Bluespotted Emperor (2018)

Lethrinus punctulatus

  • Stephen Newman (Department of Primary Industries and Regional Development, Western Australia)
  • Corey Wakefield (Department of Primary Industries and Regional Development, Western Australia)
  • Thor Saunders (Department of Primary Industry and Resources, Northern Territory)
  • Fabian Trinnie (Department of Primary Industries and Regional Development, Western Australia)

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The 2 WA stocks of Bluespotted Emperor, in the Pilbara and Kimberley, are sustainable. The NT stock is classified as negligible.

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Stock Status Overview

Stock status determination
Jurisdiction Stock Fisheries Stock status Indicators
Northern Territory Northern Territory Negligible Catch
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Stock Structure

The distribution of Bluespotted Emperor is restricted primarily to Western Australian waters and extends from around Geraldton in the south to Darwin in the Northern Territory with its greatest relative abundances in the western Pilbara region [Carpenter and Niem 2001, Newman et al. 2018a]. Bluespotted Emperor are exploited primarily in the North Coast Bioregion of Western Australia [Newman et al. 2018a]. Very small catches are landed in the Northern Territory. Bluespotted Emperor is one of the indicator species used to assess the status of the demersal resources in the Pilbara subregion of the North Coast Bioregion [Newman et al. 2018b].

Johnson et al. [1993] examined allozymes (allelic variants of enzymes encoded by structural genes) from samples of Bluespotted Emperor from the Lacepede Islands, Bedout Island, Lowendal Islands, Ningaloo, Shark Bay and the Abrolhos Islands in Western Australia (spread over a distance of approx. 2 000 km). Bluespotted Emperor displayed little genetic variation over the geographic distance of sampling. While adult populations were not totally intermixed, the low level of genetic variation indicates extensive connectivity among populations of Bluespotted Emperor over large distances.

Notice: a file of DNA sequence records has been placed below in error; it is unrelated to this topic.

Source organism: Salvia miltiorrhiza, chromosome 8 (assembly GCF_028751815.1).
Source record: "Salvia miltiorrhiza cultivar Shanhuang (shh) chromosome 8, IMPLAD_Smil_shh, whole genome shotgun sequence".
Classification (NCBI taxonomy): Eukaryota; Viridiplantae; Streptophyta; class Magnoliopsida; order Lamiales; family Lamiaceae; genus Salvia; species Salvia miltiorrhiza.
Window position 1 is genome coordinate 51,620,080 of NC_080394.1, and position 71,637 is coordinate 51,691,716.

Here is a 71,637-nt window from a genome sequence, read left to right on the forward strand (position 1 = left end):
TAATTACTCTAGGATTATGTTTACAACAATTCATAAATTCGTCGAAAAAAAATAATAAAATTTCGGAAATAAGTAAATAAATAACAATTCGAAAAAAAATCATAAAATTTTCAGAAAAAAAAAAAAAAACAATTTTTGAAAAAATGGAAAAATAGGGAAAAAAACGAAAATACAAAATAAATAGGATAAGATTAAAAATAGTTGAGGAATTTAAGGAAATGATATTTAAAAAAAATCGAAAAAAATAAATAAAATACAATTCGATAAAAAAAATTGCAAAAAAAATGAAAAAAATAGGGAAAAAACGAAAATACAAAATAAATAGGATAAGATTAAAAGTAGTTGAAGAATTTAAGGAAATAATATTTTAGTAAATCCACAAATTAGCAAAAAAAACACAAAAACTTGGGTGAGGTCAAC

The lack of genetic differentiation among populations of Bluespotted Emperor across the northwest region of Western Australia indicates that there is gene flow among populations [Johnson et al. 1993, Moran et al. 1993] and there is one biological stock. Moran et al. [1993] examined the elemental composition in sagittal otolith carbonates of Bluespotted Emperor from Maud Anchorage (Point Maud, Ningaloo), North-West Alison Point (Ningaloo) and Bedout Island (Pilbara). Significant differences were demonstrated between all three locations. The Maud Anchorage and North-West Alison Point locations are only separated by a distance of approximately 40 km. The results of the Moran et al. [1993] study indicate that there is limited mixing of adult Bluespotted Emperor assemblages. This indicates that in Western Australia, Bluespotted Emperor may comprise separate management units, if management arrangements are mediated in a way that harmonises with the spatial patterns of exploitation.

Here, assessment of stock status is presented at the management unit level—Pilbara and Kimberley (Western Australia); and at the jurisdictional level—Northern Territory.

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Stock Status

Northern Territory

Stock status for the Northern Territory jurisdiction is reported as Negligible due to extremely low or zero catches from this region, and because the stock is not subject to targeted fishing. There has been no recent catch reported for this species although there is probably a small annual catch (< 1 t) that is misreported as ‘Emperor general’ in recreational fishing surveys.

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Bluespotted Emperor biology [Wakefield et al. unpublished data]

Species Longevity / Maximum Size Maturity (50 per cent)
Bluespotted Emperor 16 years, 384 mm FL 1.6 years, 206 mm FL